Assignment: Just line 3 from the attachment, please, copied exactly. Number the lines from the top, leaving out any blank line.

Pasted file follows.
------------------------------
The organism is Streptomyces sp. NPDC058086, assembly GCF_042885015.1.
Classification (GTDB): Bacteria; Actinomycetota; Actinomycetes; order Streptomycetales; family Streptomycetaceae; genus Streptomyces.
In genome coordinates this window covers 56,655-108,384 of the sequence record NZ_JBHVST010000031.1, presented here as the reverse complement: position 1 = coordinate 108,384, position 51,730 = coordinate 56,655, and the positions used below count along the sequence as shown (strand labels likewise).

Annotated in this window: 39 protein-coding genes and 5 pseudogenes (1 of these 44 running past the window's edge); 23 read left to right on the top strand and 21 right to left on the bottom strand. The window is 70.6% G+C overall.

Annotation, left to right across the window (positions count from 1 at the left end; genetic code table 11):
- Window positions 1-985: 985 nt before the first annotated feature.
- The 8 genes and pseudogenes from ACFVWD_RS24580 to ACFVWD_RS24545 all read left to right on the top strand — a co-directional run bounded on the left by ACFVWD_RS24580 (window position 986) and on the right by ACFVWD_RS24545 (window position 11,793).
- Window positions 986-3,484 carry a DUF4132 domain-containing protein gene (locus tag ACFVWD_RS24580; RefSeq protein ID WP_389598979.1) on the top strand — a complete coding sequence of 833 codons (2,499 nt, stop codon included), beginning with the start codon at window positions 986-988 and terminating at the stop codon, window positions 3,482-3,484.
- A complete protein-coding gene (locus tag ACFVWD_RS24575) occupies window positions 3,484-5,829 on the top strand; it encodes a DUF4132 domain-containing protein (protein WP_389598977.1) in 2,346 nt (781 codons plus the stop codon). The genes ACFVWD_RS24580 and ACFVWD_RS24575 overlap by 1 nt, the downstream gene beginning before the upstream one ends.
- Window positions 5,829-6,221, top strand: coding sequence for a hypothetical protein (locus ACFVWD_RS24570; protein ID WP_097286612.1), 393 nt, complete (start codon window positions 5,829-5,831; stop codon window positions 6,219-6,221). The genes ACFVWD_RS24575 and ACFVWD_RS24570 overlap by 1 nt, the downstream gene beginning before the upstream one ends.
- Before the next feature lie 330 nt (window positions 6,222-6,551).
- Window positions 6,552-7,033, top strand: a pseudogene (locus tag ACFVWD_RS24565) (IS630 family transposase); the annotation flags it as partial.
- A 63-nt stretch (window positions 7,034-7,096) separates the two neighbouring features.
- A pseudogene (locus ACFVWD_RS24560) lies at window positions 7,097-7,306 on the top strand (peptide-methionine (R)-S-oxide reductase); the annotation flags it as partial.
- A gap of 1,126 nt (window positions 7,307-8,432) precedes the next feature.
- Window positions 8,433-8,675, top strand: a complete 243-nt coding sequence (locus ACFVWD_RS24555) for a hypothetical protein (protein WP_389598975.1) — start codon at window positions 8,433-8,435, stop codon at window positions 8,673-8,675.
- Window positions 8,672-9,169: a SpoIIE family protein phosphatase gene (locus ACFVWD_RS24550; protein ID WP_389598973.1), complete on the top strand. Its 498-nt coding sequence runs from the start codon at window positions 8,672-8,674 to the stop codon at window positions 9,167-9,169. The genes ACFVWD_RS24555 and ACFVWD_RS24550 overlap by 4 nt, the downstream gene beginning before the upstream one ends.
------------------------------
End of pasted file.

In genome coordinates this window covers 56,655-108,384 of the sequence record NZ_JBHVST010000031.1, presented here as the reverse complement: position 1 = coordinate 108,384, position 51,730 = coordinate 56,655, and the positions used below count along the sequence as shown (strand labels likewise).